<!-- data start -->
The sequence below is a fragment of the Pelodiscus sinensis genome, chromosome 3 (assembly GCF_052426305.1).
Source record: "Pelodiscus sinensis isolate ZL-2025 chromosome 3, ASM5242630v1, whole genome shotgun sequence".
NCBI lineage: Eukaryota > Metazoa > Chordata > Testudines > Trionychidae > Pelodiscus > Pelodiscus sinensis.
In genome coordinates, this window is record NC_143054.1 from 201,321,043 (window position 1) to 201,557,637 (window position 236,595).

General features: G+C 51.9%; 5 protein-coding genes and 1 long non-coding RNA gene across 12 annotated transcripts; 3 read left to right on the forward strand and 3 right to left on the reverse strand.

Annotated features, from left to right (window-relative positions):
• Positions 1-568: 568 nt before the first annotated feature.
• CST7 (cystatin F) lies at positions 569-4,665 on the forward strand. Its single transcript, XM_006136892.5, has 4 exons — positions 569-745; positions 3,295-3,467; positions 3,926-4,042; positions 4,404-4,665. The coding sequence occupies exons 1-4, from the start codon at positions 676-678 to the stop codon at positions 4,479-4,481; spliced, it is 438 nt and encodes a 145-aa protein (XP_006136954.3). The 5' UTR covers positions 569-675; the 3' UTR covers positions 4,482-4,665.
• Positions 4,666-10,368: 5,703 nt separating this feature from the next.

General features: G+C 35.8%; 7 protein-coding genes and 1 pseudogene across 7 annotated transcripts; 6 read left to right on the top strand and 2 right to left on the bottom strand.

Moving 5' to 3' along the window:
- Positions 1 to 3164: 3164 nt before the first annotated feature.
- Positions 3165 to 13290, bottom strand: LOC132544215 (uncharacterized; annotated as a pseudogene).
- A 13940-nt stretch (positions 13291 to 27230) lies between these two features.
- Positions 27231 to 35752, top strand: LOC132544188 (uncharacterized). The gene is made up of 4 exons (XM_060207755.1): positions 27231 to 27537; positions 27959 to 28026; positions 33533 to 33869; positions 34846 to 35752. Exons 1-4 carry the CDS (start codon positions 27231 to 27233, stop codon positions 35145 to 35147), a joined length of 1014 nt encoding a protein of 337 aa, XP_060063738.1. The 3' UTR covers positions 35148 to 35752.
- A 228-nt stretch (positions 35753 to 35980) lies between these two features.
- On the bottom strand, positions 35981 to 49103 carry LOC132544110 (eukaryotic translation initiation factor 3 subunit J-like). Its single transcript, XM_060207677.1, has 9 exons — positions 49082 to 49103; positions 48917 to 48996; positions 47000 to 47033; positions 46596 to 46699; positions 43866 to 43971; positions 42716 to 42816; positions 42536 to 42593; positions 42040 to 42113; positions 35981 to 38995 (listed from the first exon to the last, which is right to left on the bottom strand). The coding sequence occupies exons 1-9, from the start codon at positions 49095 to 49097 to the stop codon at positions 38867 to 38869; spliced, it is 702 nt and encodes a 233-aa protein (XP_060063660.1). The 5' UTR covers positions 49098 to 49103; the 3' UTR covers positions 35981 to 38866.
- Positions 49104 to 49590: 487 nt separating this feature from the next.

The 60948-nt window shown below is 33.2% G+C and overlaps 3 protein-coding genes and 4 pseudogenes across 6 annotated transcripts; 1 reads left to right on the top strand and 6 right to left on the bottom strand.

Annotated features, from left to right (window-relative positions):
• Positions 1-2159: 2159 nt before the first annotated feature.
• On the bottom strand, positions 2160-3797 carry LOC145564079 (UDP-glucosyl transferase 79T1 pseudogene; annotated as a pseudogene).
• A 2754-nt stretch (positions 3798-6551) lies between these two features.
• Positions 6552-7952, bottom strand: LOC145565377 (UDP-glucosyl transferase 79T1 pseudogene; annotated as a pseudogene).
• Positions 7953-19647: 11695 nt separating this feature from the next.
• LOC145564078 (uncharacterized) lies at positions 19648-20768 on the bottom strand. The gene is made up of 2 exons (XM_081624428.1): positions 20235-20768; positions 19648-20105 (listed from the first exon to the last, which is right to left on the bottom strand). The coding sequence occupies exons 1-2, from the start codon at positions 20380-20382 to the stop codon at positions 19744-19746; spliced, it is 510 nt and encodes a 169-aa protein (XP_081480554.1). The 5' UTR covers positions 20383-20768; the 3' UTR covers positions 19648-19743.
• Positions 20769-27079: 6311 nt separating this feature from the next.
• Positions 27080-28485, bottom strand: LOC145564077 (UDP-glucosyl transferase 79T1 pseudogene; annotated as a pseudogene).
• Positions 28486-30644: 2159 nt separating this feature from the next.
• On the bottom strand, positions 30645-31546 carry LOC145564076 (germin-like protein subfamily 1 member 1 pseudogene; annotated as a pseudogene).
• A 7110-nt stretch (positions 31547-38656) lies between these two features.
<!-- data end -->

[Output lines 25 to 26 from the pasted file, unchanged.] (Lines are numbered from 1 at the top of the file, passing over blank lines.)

• Positions 7953-19647: 11695 nt separating this feature from the next.
• LOC145564078 (uncharacterized) lies at positions 19648-20768 on the bottom strand. The gene is made up of 2 exons (XM_081624428.1): positions 20235-20768; positions 19648-20105 (listed from the first exon to the last, which is right to left on the bottom strand). The coding sequence occupies exons 1-2, from the start codon at positions 20380-20382 to the stop codon at positions 19744-19746; spliced, it is 510 nt and encodes a 169-aa protein (XP_081480554.1). The 5' UTR covers positions 20383-20768; the 3' UTR covers positions 19648-19743.